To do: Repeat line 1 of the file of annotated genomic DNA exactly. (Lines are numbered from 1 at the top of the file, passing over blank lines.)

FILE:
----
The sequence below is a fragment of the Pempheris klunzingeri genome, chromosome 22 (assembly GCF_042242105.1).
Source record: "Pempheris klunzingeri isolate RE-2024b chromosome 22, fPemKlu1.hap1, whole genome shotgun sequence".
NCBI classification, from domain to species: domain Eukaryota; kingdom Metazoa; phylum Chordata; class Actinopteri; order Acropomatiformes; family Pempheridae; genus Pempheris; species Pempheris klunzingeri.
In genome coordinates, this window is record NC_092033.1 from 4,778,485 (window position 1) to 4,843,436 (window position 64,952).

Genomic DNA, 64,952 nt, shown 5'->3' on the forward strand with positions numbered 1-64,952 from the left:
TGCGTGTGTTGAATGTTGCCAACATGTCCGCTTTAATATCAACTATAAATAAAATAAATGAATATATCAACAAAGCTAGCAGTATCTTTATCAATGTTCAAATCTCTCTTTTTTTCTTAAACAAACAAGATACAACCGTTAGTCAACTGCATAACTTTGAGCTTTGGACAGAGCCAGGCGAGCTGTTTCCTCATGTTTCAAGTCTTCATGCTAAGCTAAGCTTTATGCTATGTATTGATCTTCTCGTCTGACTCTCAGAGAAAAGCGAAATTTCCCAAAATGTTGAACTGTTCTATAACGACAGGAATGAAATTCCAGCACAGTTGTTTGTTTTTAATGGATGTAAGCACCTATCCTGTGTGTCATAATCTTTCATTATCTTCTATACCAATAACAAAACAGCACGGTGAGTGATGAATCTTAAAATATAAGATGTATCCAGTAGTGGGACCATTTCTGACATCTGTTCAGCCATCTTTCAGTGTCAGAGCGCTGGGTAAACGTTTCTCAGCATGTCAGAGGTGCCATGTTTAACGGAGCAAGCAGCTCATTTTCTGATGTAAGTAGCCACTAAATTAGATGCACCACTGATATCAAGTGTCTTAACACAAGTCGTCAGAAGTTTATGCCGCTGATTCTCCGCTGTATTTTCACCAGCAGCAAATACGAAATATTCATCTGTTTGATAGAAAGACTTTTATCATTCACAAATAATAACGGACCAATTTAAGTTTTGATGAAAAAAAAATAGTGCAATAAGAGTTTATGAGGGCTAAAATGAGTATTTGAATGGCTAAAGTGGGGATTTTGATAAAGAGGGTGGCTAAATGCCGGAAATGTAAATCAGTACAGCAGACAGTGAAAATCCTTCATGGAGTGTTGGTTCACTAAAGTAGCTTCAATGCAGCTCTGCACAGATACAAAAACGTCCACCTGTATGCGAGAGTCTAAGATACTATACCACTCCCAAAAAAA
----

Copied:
The sequence below is a fragment of the Pempheris klunzingeri genome, chromosome 22 (assembly GCF_042242105.1).